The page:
I'm afraid I don't really understand what you ladies are talking about.

You're right to be confused, Mr. White. You see that the envelope you gave us was post-marked five days before your wife's death.


So, the pictures couldn't have been in it because the pictures were taken five days later, Wednesday, the day of your wife's murder. So what you did was mail this envelope to yourself and then you dropped the pictures in later.

On Wednesday the nineteenth, you waited on the fire escape at the Manchester Hotel and you took those pictures, and after her boyfriend left, you let yourself in the room and murdered your wife, didn't you, Mr. White?

What we're saying, Mr. White, is that you have the right to remain silent. If you choose to give up the right to remain silent, anything you say can and will be held against you in a court of law. You have the right to speak to an attorney and have the attorney present during the questioning.

As I read Mary Beth's exchange of dialogue with Mr. White, I could feel how she was channeling Peter Falk's performance through her interrogation.

Try reading it again, but with Peter Falk's voice....

"Please, because I would never have known myself but this fella we work with, he tells me that this woman, Liz, did not come back from vacation until Wednesday."

It's "a fella we work with" for Mary Beth; it's "my brother-in-law George" for Columbo.

We know Falk has a televersion in Earth Prime-Time; we saw him in an episode of 'The Larry Sanders Show'.  And we know that televersion played Lt. Columbo in the Toobworld version of 'Columbo', which may have significant differences from the one we know here in the Real World.

How do we know he played the role?  Because Laura Holt used the 'Columbo' episode "Playback" as her solution to a case.


Laura Holt:
"Columbo... Peter Falk... Universal Studios... 1975!

In an episode entitled 'Playback', Oscar Werner kills his mother-in-law. He seems to have the perfect alibi until Columbo discovers he used a video tape to alter the apparent time of the murder.

Now all we need to do is find that tape. If Columbo can do it so can we!"

Another example that Columbo had his life dramatized for television was when a New York police detective came to see a bus company employee for his help in a drug case.  Stanley Belmont managed the company's lost and found department and he and his brother-in-law thought Lt. Milford looked like Lt. Columbo.

Take a look at Milford - the only thing that ruins the illusion is that his raincoat looks so much cleaner.

But not all the references had to come from the Toobworld version of the TV show.  It's my belief that Frank Columbo finally did get around to writing a book about the cases he investigated.  These would be the cases we saw on the television here in the Trueniverse.  Those in the televersion of 'Columbo' could mostly be fictional with dramatizations of actual cases mixed in - as we saw with Laura Holt's reference to "Playback".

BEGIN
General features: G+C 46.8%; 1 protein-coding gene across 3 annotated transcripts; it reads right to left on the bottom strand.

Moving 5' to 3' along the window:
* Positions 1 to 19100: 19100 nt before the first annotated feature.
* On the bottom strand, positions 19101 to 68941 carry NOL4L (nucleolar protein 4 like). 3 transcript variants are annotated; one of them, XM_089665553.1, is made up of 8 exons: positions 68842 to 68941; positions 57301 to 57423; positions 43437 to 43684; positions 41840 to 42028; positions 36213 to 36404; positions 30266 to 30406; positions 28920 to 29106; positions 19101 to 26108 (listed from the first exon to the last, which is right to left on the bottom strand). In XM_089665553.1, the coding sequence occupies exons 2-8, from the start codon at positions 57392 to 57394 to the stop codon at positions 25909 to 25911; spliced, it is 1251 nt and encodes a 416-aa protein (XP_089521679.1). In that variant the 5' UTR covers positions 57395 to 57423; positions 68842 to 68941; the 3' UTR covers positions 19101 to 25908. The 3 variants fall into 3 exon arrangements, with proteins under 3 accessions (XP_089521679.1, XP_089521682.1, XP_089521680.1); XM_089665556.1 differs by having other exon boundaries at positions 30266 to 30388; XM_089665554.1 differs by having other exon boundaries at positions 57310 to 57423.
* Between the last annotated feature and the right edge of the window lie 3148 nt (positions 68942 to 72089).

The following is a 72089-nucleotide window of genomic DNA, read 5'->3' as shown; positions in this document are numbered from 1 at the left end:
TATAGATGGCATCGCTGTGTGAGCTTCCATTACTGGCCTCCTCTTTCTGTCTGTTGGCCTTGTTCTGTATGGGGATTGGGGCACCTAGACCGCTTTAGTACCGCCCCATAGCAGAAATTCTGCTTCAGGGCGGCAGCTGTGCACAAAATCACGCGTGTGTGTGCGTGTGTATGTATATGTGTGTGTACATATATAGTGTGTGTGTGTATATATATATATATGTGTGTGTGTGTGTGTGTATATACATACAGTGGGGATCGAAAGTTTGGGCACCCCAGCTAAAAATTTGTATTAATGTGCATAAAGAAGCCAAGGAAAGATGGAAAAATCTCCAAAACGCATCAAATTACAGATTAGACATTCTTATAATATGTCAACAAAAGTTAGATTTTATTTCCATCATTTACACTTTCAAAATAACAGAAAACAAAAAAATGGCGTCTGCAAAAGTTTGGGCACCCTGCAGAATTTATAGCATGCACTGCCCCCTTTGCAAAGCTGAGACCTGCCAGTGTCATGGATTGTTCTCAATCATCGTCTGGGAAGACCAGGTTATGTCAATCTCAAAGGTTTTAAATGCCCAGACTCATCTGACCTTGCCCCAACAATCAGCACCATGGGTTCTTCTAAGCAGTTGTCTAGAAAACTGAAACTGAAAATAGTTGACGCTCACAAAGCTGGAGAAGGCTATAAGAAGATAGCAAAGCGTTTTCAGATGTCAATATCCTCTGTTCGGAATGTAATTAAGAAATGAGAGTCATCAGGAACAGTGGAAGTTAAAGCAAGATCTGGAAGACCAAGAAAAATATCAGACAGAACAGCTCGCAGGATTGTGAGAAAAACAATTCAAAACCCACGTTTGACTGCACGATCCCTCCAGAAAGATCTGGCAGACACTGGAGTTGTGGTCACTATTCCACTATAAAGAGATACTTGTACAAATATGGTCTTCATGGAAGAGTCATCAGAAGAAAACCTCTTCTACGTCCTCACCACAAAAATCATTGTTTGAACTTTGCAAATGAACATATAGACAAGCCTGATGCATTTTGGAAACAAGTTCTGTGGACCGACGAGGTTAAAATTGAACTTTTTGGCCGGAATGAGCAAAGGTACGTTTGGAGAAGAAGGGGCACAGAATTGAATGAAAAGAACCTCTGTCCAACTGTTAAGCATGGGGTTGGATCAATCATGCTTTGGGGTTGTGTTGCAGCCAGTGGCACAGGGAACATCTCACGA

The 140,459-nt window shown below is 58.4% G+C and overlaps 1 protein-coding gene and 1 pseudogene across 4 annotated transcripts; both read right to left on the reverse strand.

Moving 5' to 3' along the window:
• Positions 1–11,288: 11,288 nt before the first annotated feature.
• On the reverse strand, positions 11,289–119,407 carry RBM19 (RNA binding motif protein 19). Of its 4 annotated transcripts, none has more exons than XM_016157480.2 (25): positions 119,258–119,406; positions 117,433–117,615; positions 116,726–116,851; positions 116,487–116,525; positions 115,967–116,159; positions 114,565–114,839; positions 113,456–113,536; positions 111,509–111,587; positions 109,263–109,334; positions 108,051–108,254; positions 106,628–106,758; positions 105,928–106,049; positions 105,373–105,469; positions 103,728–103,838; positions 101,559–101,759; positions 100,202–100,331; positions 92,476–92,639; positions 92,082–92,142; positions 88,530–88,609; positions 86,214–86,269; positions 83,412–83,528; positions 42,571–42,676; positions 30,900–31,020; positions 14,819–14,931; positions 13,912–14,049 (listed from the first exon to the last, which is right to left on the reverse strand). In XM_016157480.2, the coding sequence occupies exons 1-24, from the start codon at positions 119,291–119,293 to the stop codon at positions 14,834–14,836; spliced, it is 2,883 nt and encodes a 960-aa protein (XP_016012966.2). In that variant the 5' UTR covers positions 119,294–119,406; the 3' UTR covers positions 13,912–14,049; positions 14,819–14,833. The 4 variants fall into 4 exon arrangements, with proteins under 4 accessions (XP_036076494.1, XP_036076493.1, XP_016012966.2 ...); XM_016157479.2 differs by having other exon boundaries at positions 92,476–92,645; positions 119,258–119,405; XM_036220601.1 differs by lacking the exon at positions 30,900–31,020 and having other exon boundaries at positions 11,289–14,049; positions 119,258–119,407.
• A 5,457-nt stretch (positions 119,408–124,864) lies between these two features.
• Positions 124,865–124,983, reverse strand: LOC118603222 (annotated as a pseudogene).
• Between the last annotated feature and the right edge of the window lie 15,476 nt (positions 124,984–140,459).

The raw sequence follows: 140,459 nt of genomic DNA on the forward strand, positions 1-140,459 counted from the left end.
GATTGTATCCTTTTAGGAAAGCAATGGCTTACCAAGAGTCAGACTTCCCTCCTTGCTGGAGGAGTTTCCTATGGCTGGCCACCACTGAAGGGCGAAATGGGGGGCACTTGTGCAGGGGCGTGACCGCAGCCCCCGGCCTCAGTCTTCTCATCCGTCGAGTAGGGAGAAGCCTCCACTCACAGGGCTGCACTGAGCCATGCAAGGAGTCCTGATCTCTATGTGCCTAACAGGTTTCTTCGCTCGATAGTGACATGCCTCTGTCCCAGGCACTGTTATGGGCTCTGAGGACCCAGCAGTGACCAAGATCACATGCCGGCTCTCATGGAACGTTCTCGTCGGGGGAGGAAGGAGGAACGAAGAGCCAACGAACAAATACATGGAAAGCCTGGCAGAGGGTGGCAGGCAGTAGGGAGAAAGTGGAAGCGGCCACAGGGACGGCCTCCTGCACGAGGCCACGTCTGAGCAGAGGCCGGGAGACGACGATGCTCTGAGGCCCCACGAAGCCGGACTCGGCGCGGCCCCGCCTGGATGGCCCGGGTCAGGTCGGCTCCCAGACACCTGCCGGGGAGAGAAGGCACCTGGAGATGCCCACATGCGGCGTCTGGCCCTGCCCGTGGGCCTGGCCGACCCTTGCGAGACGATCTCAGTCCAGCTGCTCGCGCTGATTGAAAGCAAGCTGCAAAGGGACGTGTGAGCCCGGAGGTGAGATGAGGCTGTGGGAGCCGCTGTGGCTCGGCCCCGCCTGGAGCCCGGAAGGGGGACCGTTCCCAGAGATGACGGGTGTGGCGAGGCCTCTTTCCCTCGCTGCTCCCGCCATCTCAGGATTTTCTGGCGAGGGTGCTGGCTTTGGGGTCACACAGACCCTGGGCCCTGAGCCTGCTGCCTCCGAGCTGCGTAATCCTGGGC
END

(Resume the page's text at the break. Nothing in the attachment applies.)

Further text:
There were times though where I think it's the book which brought the Lieutenant to a TV character's attention.  And with most of my examples of this, 'Columbo' isn't even mentioned!

This has happened in episodes of 'Death In Paradise' and 'The Mentalist', in which the murder is very similar to those depicted on the real TV show decades earlier (and thus had actually happened in Toobworld.)

O'Bservation - Interestingly, both of those murders took their inspiration from the same case investigated by Lt. Columbo: the Norris murder committed by Dr. Bart Kepple.  (The title for that chapter in Columbo's book was "Double Exposure".)


(I never wrote this one up, but if you want to seek it out, the episode was "The Secret Of The Flame Tree".  Season 6, episode 2 - you can amaze your friends when you solve the murder before the opening credits roll.)

But definitely, Mary Beth Lacey was basing her interrogation on they way Peter Falk did it as Columbo on TV.

So any show that Zonks 'Columbo' is either referring to the TV show based on the Lieutenant's life or the book written by Frank Columbo.


Wednesday, July 25, 2018


Here we are with the penultimate episode for the fifth season....


From the IMDb:

An assassination attempt at an international sporting event opens a new case for Endeavour and Thursday, but their investigation is quickly brought to an unexpected end.

Karl Fucher is shot dead during a televised games tournament and Max believes he is an East and not West German. Special Branch relieve the local police, removing the body, before two mysterious men approach Morse and point him towards perfumier Sebastian Fenix, who employed the dead man as a translator. Despite warnings Morse investigates alone, discovering a safe spy house in Oxford and a link between Fenix and the sale of secrets to the Russians, also involving a respected academic. Thursday meanwhile deals with a turf war and a domestic abuse case which ties in with Morse's sleuthing.